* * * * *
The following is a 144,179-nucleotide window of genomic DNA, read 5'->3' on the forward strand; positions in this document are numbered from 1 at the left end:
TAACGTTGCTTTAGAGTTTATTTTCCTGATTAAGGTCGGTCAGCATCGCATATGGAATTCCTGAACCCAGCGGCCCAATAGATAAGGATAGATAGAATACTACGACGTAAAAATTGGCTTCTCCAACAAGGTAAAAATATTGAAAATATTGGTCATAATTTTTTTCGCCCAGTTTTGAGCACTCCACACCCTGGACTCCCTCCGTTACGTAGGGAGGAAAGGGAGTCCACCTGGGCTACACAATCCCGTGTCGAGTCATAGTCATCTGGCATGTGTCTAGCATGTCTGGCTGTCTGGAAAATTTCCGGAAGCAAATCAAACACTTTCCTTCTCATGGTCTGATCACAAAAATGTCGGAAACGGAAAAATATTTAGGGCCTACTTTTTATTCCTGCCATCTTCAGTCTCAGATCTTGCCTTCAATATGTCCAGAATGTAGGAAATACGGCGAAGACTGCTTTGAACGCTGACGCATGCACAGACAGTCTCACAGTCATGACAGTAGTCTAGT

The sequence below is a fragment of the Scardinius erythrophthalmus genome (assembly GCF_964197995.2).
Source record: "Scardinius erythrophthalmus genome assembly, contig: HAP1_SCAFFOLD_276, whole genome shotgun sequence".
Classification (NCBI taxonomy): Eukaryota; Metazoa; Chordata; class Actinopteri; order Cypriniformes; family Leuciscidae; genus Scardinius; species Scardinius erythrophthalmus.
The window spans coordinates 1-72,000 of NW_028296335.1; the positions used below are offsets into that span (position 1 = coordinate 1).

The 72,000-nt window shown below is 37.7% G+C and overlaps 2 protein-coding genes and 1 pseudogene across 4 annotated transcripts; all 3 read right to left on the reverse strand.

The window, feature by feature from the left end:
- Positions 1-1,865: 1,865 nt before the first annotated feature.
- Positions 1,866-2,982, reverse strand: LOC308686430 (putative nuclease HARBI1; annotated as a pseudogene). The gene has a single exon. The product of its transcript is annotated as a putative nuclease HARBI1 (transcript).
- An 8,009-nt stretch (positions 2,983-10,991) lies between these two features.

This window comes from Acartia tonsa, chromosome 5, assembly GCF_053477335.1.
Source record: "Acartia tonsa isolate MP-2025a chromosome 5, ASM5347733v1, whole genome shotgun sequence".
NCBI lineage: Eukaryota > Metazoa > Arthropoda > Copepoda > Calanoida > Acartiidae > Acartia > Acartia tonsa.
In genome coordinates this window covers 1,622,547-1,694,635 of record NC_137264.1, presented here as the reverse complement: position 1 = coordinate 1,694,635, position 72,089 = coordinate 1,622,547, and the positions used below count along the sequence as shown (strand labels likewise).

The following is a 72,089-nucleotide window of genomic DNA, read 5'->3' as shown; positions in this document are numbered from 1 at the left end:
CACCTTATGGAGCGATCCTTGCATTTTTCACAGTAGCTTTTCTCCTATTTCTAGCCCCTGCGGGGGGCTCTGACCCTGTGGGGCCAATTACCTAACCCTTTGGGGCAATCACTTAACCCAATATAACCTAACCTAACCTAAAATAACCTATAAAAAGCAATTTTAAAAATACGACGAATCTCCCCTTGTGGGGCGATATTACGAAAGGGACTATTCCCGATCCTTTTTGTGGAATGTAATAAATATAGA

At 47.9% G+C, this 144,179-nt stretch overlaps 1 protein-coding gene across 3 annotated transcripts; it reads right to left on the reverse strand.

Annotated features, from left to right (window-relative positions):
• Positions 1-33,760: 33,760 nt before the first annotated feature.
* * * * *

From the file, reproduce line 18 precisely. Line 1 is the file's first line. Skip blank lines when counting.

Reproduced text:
At 47.9% G+C, this 144,179-nt stretch overlaps 1 protein-coding gene across 3 annotated transcripts; it reads right to left on the reverse strand.